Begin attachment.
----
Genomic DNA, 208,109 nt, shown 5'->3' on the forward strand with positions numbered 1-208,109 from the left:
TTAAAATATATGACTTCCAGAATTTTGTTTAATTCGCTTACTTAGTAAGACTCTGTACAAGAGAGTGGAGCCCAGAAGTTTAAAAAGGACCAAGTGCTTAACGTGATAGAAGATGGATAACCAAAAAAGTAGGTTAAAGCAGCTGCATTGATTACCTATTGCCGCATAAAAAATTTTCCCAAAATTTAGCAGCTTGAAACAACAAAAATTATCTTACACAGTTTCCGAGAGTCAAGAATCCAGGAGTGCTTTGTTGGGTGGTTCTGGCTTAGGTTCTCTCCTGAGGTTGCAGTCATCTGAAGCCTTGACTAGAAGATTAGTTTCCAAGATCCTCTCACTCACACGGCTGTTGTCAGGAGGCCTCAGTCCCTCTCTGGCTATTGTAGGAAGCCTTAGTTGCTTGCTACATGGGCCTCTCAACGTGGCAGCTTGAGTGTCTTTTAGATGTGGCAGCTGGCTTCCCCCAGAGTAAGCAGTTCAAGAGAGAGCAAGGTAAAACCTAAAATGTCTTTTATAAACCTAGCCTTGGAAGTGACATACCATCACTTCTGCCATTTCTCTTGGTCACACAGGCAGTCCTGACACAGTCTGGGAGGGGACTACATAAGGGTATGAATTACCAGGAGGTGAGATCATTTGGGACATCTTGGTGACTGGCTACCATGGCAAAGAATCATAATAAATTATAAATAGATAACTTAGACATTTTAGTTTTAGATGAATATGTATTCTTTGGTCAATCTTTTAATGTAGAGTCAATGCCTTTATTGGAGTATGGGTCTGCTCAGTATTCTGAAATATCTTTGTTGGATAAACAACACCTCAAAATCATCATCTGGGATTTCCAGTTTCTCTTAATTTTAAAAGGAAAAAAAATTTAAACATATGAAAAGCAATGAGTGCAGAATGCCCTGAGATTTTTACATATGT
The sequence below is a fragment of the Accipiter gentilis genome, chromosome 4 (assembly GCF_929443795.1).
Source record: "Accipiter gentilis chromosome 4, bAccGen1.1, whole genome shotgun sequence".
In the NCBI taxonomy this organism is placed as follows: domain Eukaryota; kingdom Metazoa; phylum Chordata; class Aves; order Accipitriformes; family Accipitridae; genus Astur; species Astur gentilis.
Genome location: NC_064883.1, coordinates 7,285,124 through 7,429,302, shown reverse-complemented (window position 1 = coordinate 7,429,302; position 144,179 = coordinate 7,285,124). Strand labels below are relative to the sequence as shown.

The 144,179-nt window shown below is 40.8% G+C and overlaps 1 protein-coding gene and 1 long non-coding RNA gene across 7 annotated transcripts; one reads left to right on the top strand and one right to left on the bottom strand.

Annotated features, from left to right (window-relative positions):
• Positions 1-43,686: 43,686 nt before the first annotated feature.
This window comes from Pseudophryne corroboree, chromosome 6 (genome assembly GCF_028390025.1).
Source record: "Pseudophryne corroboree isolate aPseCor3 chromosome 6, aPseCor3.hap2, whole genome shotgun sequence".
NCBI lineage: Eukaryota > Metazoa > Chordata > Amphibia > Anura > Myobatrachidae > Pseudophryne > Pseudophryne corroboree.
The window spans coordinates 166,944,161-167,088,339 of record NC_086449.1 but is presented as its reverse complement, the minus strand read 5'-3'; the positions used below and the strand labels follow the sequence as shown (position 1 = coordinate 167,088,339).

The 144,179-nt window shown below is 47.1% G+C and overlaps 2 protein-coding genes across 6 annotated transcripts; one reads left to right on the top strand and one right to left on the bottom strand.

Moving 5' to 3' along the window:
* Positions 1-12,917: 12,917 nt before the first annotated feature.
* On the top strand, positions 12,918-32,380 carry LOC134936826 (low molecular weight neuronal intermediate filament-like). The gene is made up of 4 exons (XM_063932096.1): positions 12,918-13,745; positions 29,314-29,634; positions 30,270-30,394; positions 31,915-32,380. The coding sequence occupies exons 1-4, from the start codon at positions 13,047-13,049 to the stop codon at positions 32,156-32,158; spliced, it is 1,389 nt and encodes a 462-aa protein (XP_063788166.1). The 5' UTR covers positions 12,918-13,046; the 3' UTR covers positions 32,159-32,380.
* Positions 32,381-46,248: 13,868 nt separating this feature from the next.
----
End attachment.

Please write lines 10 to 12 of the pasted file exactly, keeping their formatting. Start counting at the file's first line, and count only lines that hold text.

This window comes from Pseudophryne corroboree, chromosome 6 (genome assembly GCF_028390025.1).
Source record: "Pseudophryne corroboree isolate aPseCor3 chromosome 6, aPseCor3.hap2, whole genome shotgun sequence".
NCBI lineage: Eukaryota > Metazoa > Chordata > Amphibia > Anura > Myobatrachidae > Pseudophryne > Pseudophryne corroboree.